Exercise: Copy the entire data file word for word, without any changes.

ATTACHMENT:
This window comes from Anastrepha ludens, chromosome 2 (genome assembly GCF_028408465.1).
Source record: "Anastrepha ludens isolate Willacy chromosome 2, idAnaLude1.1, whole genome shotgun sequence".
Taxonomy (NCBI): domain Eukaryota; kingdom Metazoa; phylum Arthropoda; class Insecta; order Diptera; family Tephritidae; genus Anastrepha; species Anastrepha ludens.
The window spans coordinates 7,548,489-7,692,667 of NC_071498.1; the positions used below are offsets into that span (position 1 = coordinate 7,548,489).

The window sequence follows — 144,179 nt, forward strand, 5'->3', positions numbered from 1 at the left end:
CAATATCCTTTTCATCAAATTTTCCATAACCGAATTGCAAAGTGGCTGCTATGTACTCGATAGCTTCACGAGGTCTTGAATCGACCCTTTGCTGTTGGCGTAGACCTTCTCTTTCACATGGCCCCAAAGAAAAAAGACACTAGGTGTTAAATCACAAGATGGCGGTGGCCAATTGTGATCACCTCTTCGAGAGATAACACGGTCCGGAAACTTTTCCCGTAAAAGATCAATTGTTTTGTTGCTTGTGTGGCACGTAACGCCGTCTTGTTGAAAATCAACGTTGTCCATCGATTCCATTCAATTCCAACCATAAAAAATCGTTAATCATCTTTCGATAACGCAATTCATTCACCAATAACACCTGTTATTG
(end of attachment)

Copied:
This window comes from Anastrepha ludens, chromosome 2 (genome assembly GCF_028408465.1).
Source record: "Anastrepha ludens isolate Willacy chromosome 2, idAnaLude1.1, whole genome shotgun sequence".
Taxonomy (NCBI): domain Eukaryota; kingdom Metazoa; phylum Arthropoda; class Insecta; order Diptera; family Tephritidae; genus Anastrepha; species Anastrepha ludens.
The window spans coordinates 7,548,489-7,692,667 of NC_071498.1; the positions used below are offsets into that span (position 1 = coordinate 7,548,489).

The window sequence follows — 144,179 nt, forward strand, 5'->3', positions numbered from 1 at the left end:
CAATATCCTTTTCATCAAATTTTCCATAACCGAATTGCAAAGTGGCTGCTATGTACTCGATAGCTTCACGAGGTCTTGAATCGACCCTTTGCTGTTGGCGTAGACCTTCTCTTTCACATGGCCCCAAAGAAAAAAGACACTAGGTGTTAAATCACAAGATGGCGGTGGCCAATTGTGATCACCTCTTCGAGAGATAACACGGTCCGGAAACTTTTCCCGTAAAAGATCAATTGTTTTGTTGCTTGTGTGGCACGTAACGCCGTCTTGTTGAAAATCAACGTTGTCCATCGATTCCATTCAATTCCAACCATAAAAAATCGTTAATCATCTTTCGATAACGCAATTCATTCACCAATAACACCTGTTATTG